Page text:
The Spanish Grand Prix

Not very exciting
Jarama, Madrid, April 29th

The Grand Prix in Spain was the first in Europe for the 1979 season and inevitably it was held on the “mickey-mouse” Jarama Autodrome, as it is the only place in Spain suitable for the elite of the racing world to disport themselves. Such is the state of the art today, thanks to the Constructors’ Association, that the entry list was full and contained brand new designs from Lotus, Renault, Williams and Kauhsen as well as an “interim” new design from McLaren, all of which are described elsewhere.

The new time-table tried out at Long Beach has now been accepted for all races, as nobody found fault with it, so Friday morning saw everyone out for one hour of untimed testing, in readiness for an hour and a half of timed practice in the afternoon. With a strong wind behind them down the straight most cars were pulling a high top-gear ratio and decisions were being taken on whether to use four out of the available five speeds for the rest of the circuit, or all five, or five out of six, or all six. On the wiggly Jarama Autodrome the gearbox gets as overworked as the brakes do at Long Beach or Zolder, and most engineers like to avoid the use of first gear at all cost, and the use of second gear as much as possible, for no drivers are respecters of torque and gear-teeth strength. Normally the exhaust noise of a car passing between the Grandstand and the pits makes a very healthy sound as it reverberates between the two, but with the strong following wind the noise was very soft and gentle, almost as if it was being blown back up the pipes.

The noise should have started at 10 a.m., but it did not start in fact until midday. The official reason given for the delay was that doctors and ambulances had not arrived, but there were other unofficial reasons mentioned and later the FISA called for an official enquiry into the delay (it is discussed in Reflections). While this delay irritated most teams, Lotus and Renault were very happy as neither of them had got their new car ready at 10 a.m., but they had by midday.
When it all got underway Andretti was in the Lotus 80, Reutemann in the Lotus 79 he has been driving all season so far, Pironi and Jarier in their usual Tyrell 009 cars, Lauda and Piquet in their usual V12 Alfa Romeo powered Brabhams, but John Watson was in an entirely revamped McLaren M28, built around the monocoque of the first M28. Tambay was in his usual M28 and Stuck was in the newer of the two ATS cars, Scheckter was in Ferrari 038, Villeneuve in 037, and Fittipaldi was in his F6 Bellamy-designed car. Jabouille had the brand new RS01 car. Lammers and de Angelis were in the pair off Shadows, Hunt was in the latest Wolf, Daly had an old Ensign and Merzario was in his latest car. Depailler and Laffite were in their usual Ligier cars, while Jones and Regazzoni were in brand new Williams FW07 cars, the Australian having the first car built, which was tested in California and the Swiss having the second car, which had yet to turn a wheel. Patrese and Mass had the same Arrows as in Long Beach and Rebaque had his Lotus 79. In the paddock, desperately trying to join in was Willy Kauhsen’s entry for Giancarlo Brancatelli, the WK/004 was being worked on and WK/005 was being cleaned up after a small fire had broken out when it was tow-started.

Before the hour was up there were various troubles; the new Renault broke its turbo-charger linkage and had to be towed in and Hunt’s Wolf WR8 seemed down on power, so he changed to WR7. The Brabhams were running without nose-fins, and the Williams team were preparing to follow it, while in direct contrast Andretti was running the Lotus 80 with nose-fins and no skirts under the nose cowling. The good cars were clocking over 260 k.p.h. past the pits and the not so good ones were only just over 250 k.p.h.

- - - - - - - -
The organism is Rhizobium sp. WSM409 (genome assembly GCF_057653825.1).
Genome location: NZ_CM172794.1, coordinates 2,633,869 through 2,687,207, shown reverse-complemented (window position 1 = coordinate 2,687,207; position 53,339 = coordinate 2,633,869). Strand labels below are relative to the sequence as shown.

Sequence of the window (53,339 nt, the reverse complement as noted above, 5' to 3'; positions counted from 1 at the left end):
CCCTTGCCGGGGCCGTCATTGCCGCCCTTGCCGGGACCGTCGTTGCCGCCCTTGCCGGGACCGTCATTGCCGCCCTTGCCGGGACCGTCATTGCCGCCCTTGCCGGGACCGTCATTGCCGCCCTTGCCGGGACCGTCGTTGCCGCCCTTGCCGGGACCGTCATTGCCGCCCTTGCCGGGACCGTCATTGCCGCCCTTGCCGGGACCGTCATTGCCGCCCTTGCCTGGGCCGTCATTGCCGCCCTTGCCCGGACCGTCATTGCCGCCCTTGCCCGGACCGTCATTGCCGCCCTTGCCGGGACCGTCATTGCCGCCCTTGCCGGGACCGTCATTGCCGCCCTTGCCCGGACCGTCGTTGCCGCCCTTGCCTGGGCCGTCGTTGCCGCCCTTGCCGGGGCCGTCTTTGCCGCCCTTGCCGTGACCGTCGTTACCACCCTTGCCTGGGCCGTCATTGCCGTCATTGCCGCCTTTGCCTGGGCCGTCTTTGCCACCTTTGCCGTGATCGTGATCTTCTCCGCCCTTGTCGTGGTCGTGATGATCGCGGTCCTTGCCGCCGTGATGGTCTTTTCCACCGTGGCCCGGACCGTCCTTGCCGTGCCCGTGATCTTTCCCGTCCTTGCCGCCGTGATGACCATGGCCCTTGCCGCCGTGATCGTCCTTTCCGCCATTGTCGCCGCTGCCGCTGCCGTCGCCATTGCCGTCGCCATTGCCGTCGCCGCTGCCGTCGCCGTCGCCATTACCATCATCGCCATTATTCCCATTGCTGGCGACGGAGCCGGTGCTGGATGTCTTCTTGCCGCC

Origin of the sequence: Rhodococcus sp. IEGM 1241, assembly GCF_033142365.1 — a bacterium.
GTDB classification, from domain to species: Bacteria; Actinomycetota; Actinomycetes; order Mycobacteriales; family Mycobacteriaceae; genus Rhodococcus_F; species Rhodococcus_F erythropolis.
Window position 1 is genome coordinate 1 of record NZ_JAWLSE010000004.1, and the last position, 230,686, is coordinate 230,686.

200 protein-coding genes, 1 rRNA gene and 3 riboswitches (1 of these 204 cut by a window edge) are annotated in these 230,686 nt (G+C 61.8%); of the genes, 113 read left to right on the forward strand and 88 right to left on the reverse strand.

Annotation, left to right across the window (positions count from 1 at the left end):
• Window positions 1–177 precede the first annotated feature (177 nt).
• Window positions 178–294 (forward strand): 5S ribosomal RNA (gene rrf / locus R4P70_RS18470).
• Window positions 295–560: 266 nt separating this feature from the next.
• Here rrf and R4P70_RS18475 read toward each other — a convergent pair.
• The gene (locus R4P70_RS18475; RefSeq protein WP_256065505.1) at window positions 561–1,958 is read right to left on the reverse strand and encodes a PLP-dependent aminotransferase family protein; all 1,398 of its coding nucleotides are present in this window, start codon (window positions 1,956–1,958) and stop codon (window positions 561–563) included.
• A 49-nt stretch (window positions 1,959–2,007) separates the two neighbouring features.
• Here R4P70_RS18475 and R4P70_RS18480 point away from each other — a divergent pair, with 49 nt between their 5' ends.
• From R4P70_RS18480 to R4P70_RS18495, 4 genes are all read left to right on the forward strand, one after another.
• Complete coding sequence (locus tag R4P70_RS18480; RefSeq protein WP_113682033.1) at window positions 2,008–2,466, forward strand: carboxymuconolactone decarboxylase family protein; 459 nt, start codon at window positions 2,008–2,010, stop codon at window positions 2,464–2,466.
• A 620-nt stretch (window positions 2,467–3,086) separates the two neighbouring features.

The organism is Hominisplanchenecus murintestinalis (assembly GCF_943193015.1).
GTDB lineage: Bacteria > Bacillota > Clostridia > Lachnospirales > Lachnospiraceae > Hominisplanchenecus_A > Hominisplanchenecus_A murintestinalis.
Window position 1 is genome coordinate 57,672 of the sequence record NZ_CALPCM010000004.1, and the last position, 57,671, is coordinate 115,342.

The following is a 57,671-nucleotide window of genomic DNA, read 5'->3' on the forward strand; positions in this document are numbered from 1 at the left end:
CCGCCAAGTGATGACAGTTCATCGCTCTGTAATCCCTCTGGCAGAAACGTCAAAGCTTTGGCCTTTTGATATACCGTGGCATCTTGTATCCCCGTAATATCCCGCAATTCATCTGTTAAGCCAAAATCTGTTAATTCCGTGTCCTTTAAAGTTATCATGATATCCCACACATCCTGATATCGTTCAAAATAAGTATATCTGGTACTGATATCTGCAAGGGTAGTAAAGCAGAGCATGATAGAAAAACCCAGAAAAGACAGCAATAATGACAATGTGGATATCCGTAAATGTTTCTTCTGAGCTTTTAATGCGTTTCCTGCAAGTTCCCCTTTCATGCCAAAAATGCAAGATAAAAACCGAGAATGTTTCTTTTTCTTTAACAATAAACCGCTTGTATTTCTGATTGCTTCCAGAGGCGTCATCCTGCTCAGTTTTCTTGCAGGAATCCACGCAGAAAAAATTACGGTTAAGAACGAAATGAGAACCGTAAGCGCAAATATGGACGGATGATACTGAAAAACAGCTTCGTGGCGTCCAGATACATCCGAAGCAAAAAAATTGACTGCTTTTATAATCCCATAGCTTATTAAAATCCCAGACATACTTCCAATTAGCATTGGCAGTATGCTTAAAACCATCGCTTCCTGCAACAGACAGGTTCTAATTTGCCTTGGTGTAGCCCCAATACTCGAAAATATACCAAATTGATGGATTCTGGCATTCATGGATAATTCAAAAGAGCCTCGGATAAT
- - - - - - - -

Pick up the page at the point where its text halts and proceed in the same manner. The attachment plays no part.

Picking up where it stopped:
Due to the two-hour delay in the morning everything ran two hours late for the rest of the day and the timed practice session was from 2.30 p.m. to 4 p.m., but it made little difference to the icy blast, the cold wind being more than the noon-day sun could compete against. Some drivers like Piquet and Mass were getting on with it from the word go, while others were still fiddling about or conserving their limited supply of special Goodyear tyres. Scheckter was braking incredibly late at the end of the main straight and Velleneuve going hard, overtaking cars without hesitation going into corners, even nipping by World Champion Andretti without so much as an “excuse me”. Hunt was still in WR7 and Jabouille was back on the track with the turbo-charger repaired on the RS10 Renault. Piquet’s V12 Alfa Romeo engine blew up and practice was stopped while the stricken Brabham was removed and the mess cleared up. Then everyone was off again and this time the Kauhsen team managed to get their car going and Brancatelli headed out into the hurly-burly of professional driving. The Williams team were experimenting running minus the nose-fins and then tried without the engine cover as well. Fittipaldi stuck valiantly to his new car, even though it still did not handle to his liking, but as the session wore on he went slower and slower. Watson was not much better with the revamped McLaren M28 and the way the centre-mounted rear aerofoil wobbled about caused some concern among those watching out on the circuit. The two Ferrari drivers on their Michelin tyres were really setting a fast pace, and Villeneuve was embarrassing his South African team leader. Times were so far below those recorded last year that one was almost tempted to doubt the official time-keepers, but individual time-keepers in the teams agreed, so we were resigned to accepting a remarkable advance in just twelve months. From a fastest practice time last year, of 1 min. 16.39 sec. by Andretti with a Lotus 79, it was already down to 1 min. 14.87sec. by Villeneuve with the T4 Ferrari. While he was in a class of his own at under 1 min. 15 sec., Scheckter, Laffite, Depailler, Reutemann, Andretti, Arnoux and Pironi were all under last year’s fastest time. There was a tidy appearance about the final order after this first practice that was to continue throughout the meeting. Two Ferraris, then two Ligiers followed by the Lotus pair. While some drivers like Scheckter, Jarier, Patrese, and Rebaque did 40 laps. Poor Merzario only managed five and Brancatelli seven, as minor troubles kept bringing them back to the pits before they could complete a full flying lap. Apart from these two Daly was the first non-qualifier on this first day, only 24 of the 27 cars being allowed in the race.